When Michelle Sobon was a sophomore at Indiana Wesleyan University, an alumna came to campus and spoke about how she had used art therapy to treat young victims of sex trafficking in Cambodia.
The fact that girls as young as 5-years-old were being trafficked horrified Sobon. It was a career-defining moment.
“Something about it struck a chord with me,” she recalled. “It was kind of the existential crisis that a lot of college kids have—that the world is bigger than me and there are bigger problems than mine and I want to do something about it.”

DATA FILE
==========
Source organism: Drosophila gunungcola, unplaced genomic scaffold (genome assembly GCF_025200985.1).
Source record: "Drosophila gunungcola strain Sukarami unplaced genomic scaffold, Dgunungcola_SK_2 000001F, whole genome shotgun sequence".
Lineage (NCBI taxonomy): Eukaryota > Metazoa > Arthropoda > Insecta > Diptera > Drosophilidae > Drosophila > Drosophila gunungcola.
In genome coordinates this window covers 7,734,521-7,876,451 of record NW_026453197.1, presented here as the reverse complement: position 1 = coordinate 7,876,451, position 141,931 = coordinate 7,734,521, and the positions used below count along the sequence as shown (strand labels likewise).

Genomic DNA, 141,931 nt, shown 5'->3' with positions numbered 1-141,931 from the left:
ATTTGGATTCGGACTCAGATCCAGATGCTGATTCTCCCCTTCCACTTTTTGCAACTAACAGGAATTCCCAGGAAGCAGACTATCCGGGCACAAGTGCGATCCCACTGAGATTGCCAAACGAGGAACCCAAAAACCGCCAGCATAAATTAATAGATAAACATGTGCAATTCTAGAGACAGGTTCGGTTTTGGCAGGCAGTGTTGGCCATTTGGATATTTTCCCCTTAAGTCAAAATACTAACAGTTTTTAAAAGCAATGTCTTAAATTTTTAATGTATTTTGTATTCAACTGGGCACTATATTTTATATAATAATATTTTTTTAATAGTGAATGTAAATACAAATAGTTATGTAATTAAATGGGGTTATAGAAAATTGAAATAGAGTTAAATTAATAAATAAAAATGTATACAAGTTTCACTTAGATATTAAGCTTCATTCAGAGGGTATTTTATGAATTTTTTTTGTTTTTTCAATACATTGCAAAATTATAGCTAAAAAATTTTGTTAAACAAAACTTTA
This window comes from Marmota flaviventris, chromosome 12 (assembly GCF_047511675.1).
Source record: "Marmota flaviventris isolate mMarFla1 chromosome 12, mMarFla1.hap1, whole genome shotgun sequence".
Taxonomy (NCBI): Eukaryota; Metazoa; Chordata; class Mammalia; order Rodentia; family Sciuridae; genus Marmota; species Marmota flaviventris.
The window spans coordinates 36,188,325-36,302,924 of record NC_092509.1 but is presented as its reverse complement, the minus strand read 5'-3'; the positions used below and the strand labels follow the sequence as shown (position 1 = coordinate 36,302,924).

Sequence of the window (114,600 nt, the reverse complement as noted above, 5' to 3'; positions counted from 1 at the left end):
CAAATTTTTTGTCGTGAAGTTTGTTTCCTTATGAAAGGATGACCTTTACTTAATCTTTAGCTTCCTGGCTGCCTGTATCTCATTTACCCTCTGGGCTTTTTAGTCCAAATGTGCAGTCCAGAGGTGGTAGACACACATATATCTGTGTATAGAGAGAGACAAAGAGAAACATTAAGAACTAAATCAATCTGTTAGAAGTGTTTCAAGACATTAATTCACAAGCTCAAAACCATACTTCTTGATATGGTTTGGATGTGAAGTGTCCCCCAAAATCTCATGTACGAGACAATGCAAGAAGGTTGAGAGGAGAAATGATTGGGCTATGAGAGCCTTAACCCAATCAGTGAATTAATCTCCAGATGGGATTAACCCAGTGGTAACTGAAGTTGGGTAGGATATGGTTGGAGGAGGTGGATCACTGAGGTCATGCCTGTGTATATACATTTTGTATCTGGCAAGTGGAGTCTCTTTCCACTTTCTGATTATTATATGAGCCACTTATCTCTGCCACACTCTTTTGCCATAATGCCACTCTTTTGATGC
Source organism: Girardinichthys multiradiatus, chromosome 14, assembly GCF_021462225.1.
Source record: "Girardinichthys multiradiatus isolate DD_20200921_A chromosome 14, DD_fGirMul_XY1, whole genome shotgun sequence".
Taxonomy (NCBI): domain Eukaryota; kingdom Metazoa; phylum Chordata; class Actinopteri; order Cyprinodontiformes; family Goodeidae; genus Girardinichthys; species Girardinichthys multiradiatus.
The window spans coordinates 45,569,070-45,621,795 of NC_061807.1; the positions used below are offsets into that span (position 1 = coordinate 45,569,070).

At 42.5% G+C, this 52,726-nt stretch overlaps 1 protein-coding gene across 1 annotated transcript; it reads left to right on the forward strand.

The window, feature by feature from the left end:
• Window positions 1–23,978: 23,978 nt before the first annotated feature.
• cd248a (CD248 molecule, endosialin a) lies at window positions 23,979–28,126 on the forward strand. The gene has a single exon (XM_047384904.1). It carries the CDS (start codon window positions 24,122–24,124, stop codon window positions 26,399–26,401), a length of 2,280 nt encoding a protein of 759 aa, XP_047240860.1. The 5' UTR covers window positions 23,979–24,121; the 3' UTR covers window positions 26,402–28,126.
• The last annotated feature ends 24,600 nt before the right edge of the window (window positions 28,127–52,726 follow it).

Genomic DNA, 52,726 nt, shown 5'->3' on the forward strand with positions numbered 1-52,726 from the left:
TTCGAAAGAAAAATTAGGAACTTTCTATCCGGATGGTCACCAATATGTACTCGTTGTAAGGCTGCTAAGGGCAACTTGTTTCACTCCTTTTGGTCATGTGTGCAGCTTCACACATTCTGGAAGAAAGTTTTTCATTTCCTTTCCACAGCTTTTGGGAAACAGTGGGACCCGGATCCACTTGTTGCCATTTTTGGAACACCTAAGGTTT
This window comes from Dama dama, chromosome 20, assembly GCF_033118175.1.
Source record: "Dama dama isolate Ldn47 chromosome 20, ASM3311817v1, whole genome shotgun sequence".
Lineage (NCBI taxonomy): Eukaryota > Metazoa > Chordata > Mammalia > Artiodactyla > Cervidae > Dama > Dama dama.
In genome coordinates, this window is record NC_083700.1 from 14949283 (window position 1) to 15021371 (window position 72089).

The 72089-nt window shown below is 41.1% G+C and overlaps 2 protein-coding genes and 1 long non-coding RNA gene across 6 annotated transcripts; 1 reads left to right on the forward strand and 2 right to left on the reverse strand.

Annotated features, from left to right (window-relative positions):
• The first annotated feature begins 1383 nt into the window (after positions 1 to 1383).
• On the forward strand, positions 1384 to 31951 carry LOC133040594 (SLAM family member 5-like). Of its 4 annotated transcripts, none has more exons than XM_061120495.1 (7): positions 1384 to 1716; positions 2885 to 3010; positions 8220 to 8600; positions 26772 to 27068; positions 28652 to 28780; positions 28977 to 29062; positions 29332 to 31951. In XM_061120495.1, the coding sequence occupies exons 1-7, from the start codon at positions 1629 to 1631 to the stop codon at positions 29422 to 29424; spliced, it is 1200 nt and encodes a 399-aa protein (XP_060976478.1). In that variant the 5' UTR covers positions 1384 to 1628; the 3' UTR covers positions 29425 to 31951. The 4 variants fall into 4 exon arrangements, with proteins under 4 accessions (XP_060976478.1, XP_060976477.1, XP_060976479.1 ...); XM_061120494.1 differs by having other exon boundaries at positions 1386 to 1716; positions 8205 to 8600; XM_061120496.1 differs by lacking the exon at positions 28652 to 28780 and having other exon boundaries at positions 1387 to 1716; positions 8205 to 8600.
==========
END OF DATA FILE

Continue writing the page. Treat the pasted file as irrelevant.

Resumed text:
Sobon went on to become involved with—and president of—the campus social justice organization and an anti-trafficking advocate.
“I knew I could do after-care and prevention work for girls who have been trafficked,” she said. “I could connect my passions with my skills, my career aspirations.”
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